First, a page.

The first LEGO I remember playing with was a dusty shoebox full of hand-me-down bricks that were colored either white or red. There was nothing as fancy as a hinge or even a plate in the mix. It was just classic 2 x 2 and 2 x 4 bricks, along with a few scattered 2 x 10 pieces that seemed massive by comparison. These LEGO bricks really were just bricks in the most humble sense of the word. I stirred the white and red pieces with my hand, creating the churning storm-like sound of plastic against plastic for the first time. Continue reading Why LEGO Photography?
This is a much more difficult prompt than it should be. My toy muses change as time goes on. However, I think I’ve narrowed my favorite figures down to those that have stayed most permanently in the back of my mind.
This figure is just over 1 cm tall and I actually seemed to have misplaced her. But once she shows up I know she’ll inevitably find her way in front of my camera lens again. I like using this figure as a symbol of innocence and exploration. Continue reading My 5 Favorite Figures by Jennifer Nichole Wells
…or why Leia, Rey and Jyn are so important to me.
I want to thank Shelly for inviting to me to write another post for the Toy Photography blog. Two of the topics that she suggested are: “Your love for Star Wars” and “What is so important about Leia, Rey and Jyn?”. This got me thinking: why do I love Star Wars and why am I drawn to these characters?
I’ve been studying various sources to get snippets about why toys are so fascinating to toy photographers and the general public alike. So far I’ve absorbed On Longing by Susan Stewart, The Poetics of Space by Gaston Bechelard, the documentary Marwencol, and various videos, articles and artist statements by and about miniaturists and toy photographers. Continue reading 10 Reasons Why Toys are Fascinating
By dictionary definition, success is ‘the accomplishment of an aim or purpose (it’s also ‘the attainment of popularity or profit,’ but let’s focus on the first one for now.
I think the path to creative success begins with a pride in your work. Are you creating work that you love, that fills your creative craving? Maybe your work isn’t always your definition of complete perfection, but can you look at your latest image and think ‘this is it, I’m getting it, this is where I need to be?’ If not, why not?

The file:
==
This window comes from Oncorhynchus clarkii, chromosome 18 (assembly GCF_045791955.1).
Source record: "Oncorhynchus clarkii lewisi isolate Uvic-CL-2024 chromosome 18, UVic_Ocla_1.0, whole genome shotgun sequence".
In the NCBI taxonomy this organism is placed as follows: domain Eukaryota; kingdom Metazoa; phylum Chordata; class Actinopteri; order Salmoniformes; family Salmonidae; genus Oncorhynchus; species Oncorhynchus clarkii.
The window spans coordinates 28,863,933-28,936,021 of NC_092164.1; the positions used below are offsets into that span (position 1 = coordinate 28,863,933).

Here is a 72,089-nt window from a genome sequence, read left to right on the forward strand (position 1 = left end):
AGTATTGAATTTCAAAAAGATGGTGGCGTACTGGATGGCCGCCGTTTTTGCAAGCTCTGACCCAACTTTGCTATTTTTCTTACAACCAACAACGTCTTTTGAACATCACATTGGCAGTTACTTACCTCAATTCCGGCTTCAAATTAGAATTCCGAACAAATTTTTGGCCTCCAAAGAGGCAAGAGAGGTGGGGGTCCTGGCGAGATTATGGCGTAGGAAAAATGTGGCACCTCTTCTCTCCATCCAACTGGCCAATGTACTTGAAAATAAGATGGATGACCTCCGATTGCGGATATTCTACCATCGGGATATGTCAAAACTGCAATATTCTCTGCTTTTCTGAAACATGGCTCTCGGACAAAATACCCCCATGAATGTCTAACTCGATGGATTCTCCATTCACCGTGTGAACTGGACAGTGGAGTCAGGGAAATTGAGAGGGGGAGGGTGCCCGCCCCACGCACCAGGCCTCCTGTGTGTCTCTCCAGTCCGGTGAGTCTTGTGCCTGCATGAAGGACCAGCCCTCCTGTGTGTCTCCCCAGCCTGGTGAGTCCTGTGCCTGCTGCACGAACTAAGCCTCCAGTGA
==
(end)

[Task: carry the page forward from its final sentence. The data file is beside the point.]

This may be a shocking statement to some, but I don’t believe there are any real rules in photography.
This may seem like a crazy statement as most new photographers learning the craft are soon introduced to all sorts of rules related to their cameras. The most famous is the Rule Of Thirds, but there are others that cover the whole gamut of exposure and composition: fill the frame with your subject, don’t shoot in harsh light, images must be tack sharp so always use a tripod, horizons must be level etc. are but a few of them. Of course there are rules, and they are very useful. Continue reading The Art Of Breaking The Rules
The history of photographing toys is a long one, and often, we as a community seem to forget this. While each of us may be innovating within our field, we are far from the first or farthest reaching of our kind.
Photography came into being in 1800, with the first known surviving photograph being from about 1826 (View from the Window at Le Gras). Paper, and then celluloid film began being manufactured in the 1880s. In 1900 the Kodak Brownie camera was invented, giving the power of photography to the masses. Continue reading The History of Toy Photography
(or why George Lucas has a lot to answer for…)
My good friend Brett asked if I’d like to write a few words for the blog about why I collect and take photographs of toys. Who am I to refuse a bearded Australian?
It’s one of those questions I’m always fascinated to hear the answer from others I’ve met online, and hopefully my random ramblings might resonate with other middle aged people with ‘understanding’ partners. Continue reading I’m a toy collector and photographer and I’m OK with that
Ever since I learned about Shelly’s new blog (she was kind enough to let me know about it before it became active) I’ve been wanting to write something. She used to post to Instagram whenever there was a new post on Stuck in Plastic and I always thought: “I should go ahead and read those posts, they are pretty good”. However, I seldom had the chance/time/non-laziness level to do so.
This is not the case with her new blog! I try to read the articles as soon as they’re published. I try to comment something meaningful and participate… whatever I can. Brett’s posts are always inspiring and they always make me smile. I sense the same “Dennis the Menace” spirit in him that I see in my dad. Shelly’s posts make me question things I don’t always think about. I know I can always learn something from her. Continue reading With friends like these…